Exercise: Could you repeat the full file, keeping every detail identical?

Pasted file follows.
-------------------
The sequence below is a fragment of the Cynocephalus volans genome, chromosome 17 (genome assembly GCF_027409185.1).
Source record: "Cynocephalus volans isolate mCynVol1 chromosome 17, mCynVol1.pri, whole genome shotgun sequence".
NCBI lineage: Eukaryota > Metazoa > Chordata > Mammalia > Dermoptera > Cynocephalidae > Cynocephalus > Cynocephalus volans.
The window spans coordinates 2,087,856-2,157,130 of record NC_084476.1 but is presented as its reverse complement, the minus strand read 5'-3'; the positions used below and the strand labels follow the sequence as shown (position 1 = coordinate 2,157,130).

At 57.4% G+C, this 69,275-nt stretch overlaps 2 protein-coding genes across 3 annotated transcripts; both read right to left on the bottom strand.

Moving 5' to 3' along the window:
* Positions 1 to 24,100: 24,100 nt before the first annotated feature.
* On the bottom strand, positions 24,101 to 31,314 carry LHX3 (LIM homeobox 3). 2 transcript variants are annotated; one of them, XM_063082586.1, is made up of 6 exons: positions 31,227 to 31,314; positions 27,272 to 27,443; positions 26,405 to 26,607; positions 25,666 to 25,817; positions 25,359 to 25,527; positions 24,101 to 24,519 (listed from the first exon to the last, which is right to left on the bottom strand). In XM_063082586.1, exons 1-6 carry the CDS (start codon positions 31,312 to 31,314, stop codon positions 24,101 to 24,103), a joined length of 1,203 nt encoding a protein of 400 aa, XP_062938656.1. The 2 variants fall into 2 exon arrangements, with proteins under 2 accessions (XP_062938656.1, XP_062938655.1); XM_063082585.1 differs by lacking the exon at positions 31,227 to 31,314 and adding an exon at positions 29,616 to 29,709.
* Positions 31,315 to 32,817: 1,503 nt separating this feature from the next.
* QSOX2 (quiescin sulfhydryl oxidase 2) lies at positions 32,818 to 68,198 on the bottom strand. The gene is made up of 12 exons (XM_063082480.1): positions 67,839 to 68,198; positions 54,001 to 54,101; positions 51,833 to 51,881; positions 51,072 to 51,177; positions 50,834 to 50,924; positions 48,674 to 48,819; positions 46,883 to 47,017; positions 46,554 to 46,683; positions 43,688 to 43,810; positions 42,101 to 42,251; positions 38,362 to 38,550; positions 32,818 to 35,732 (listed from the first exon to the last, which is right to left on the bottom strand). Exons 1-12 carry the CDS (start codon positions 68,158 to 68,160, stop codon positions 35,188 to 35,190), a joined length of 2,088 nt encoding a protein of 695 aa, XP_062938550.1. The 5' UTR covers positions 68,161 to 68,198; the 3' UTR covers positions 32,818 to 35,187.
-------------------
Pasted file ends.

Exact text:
The sequence below is a fragment of the Cynocephalus volans genome, chromosome 17 (genome assembly GCF_027409185.1).
Source record: "Cynocephalus volans isolate mCynVol1 chromosome 17, mCynVol1.pri, whole genome shotgun sequence".
NCBI lineage: Eukaryota > Metazoa > Chordata > Mammalia > Dermoptera > Cynocephalidae > Cynocephalus > Cynocephalus volans.
The window spans coordinates 2,087,856-2,157,130 of record NC_084476.1 but is presented as its reverse complement, the minus strand read 5'-3'; the positions used below and the strand labels follow the sequence as shown (position 1 = coordinate 2,157,130).

At 57.4% G+C, this 69,275-nt stretch overlaps 2 protein-coding genes across 3 annotated transcripts; both read right to left on the bottom strand.

Moving 5' to 3' along the window:
* Positions 1 to 24,100: 24,100 nt before the first annotated feature.
* On the bottom strand, positions 24,101 to 31,314 carry LHX3 (LIM homeobox 3). 2 transcript variants are annotated; one of them, XM_063082586.1, is made up of 6 exons: positions 31,227 to 31,314; positions 27,272 to 27,443; positions 26,405 to 26,607; positions 25,666 to 25,817; positions 25,359 to 25,527; positions 24,101 to 24,519 (listed from the first exon to the last, which is right to left on the bottom strand). In XM_063082586.1, exons 1-6 carry the CDS (start codon positions 31,312 to 31,314, stop codon positions 24,101 to 24,103), a joined length of 1,203 nt encoding a protein of 400 aa, XP_062938656.1. The 2 variants fall into 2 exon arrangements, with proteins under 2 accessions (XP_062938656.1, XP_062938655.1); XM_063082585.1 differs by lacking the exon at positions 31,227 to 31,314 and adding an exon at positions 29,616 to 29,709.
* Positions 31,315 to 32,817: 1,503 nt separating this feature from the next.
* QSOX2 (quiescin sulfhydryl oxidase 2) lies at positions 32,818 to 68,198 on the bottom strand. The gene is made up of 12 exons (XM_063082480.1): positions 67,839 to 68,198; positions 54,001 to 54,101; positions 51,833 to 51,881; positions 51,072 to 51,177; positions 50,834 to 50,924; positions 48,674 to 48,819; positions 46,883 to 47,017; positions 46,554 to 46,683; positions 43,688 to 43,810; positions 42,101 to 42,251; positions 38,362 to 38,550; positions 32,818 to 35,732 (listed from the first exon to the last, which is right to left on the bottom strand). Exons 1-12 carry the CDS (start codon positions 68,158 to 68,160, stop codon positions 35,188 to 35,190), a joined length of 2,088 nt encoding a protein of 695 aa, XP_062938550.1. The 5' UTR covers positions 68,161 to 68,198; the 3' UTR covers positions 32,818 to 35,187.